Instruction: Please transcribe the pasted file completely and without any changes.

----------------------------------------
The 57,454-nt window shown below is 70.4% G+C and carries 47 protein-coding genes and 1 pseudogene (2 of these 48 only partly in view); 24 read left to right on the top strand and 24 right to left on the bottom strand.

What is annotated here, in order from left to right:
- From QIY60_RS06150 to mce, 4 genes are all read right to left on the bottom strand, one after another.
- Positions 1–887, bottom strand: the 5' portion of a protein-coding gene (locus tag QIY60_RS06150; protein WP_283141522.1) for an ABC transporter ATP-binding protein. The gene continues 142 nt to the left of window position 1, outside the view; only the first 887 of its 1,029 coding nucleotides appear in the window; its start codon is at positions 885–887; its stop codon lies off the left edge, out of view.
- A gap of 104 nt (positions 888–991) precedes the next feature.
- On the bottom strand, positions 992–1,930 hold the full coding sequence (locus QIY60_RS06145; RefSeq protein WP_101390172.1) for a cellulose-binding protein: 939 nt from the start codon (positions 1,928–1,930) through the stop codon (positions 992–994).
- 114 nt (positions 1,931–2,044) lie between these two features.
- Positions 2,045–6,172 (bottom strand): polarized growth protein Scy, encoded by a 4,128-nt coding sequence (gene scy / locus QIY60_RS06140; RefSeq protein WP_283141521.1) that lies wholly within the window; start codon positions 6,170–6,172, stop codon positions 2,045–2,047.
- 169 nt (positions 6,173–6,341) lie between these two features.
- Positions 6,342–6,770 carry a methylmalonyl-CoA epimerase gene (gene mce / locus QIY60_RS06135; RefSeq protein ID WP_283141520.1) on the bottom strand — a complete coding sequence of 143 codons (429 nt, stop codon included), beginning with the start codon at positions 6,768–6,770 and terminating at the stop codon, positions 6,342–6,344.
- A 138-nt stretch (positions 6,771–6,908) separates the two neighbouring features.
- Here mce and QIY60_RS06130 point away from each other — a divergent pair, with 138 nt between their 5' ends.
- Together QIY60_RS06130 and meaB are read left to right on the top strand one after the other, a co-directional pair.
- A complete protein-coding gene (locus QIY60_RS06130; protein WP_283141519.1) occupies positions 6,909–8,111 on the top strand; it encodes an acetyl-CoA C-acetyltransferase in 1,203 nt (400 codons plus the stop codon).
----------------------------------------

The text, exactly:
The 57,454-nt window shown below is 70.4% G+C and carries 47 protein-coding genes and 1 pseudogene (2 of these 48 only partly in view); 24 read left to right on the top strand and 24 right to left on the bottom strand.

What is annotated here, in order from left to right:
- From QIY60_RS06150 to mce, 4 genes are all read right to left on the bottom strand, one after another.
- Positions 1–887, bottom strand: the 5' portion of a protein-coding gene (locus tag QIY60_RS06150; protein WP_283141522.1) for an ABC transporter ATP-binding protein. The gene continues 142 nt to the left of window position 1, outside the view; only the first 887 of its 1,029 coding nucleotides appear in the window; its start codon is at positions 885–887; its stop codon lies off the left edge, out of view.
- A gap of 104 nt (positions 888–991) precedes the next feature.
- On the bottom strand, positions 992–1,930 hold the full coding sequence (locus QIY60_RS06145; RefSeq protein WP_101390172.1) for a cellulose-binding protein: 939 nt from the start codon (positions 1,928–1,930) through the stop codon (positions 992–994).
- 114 nt (positions 1,931–2,044) lie between these two features.
- Positions 2,045–6,172 (bottom strand): polarized growth protein Scy, encoded by a 4,128-nt coding sequence (gene scy / locus QIY60_RS06140; RefSeq protein WP_283141521.1) that lies wholly within the window; start codon positions 6,170–6,172, stop codon positions 2,045–2,047.
- 169 nt (positions 6,173–6,341) lie between these two features.
- Positions 6,342–6,770 carry a methylmalonyl-CoA epimerase gene (gene mce / locus QIY60_RS06135; RefSeq protein ID WP_283141520.1) on the bottom strand — a complete coding sequence of 143 codons (429 nt, stop codon included), beginning with the start codon at positions 6,768–6,770 and terminating at the stop codon, positions 6,342–6,344.
- A 138-nt stretch (positions 6,771–6,908) separates the two neighbouring features.
- Here mce and QIY60_RS06130 point away from each other — a divergent pair, with 138 nt between their 5' ends.
- Together QIY60_RS06130 and meaB are read left to right on the top strand one after the other, a co-directional pair.
- A complete protein-coding gene (locus QIY60_RS06130; protein WP_283141519.1) occupies positions 6,909–8,111 on the top strand; it encodes an acetyl-CoA C-acetyltransferase in 1,203 nt (400 codons plus the stop codon).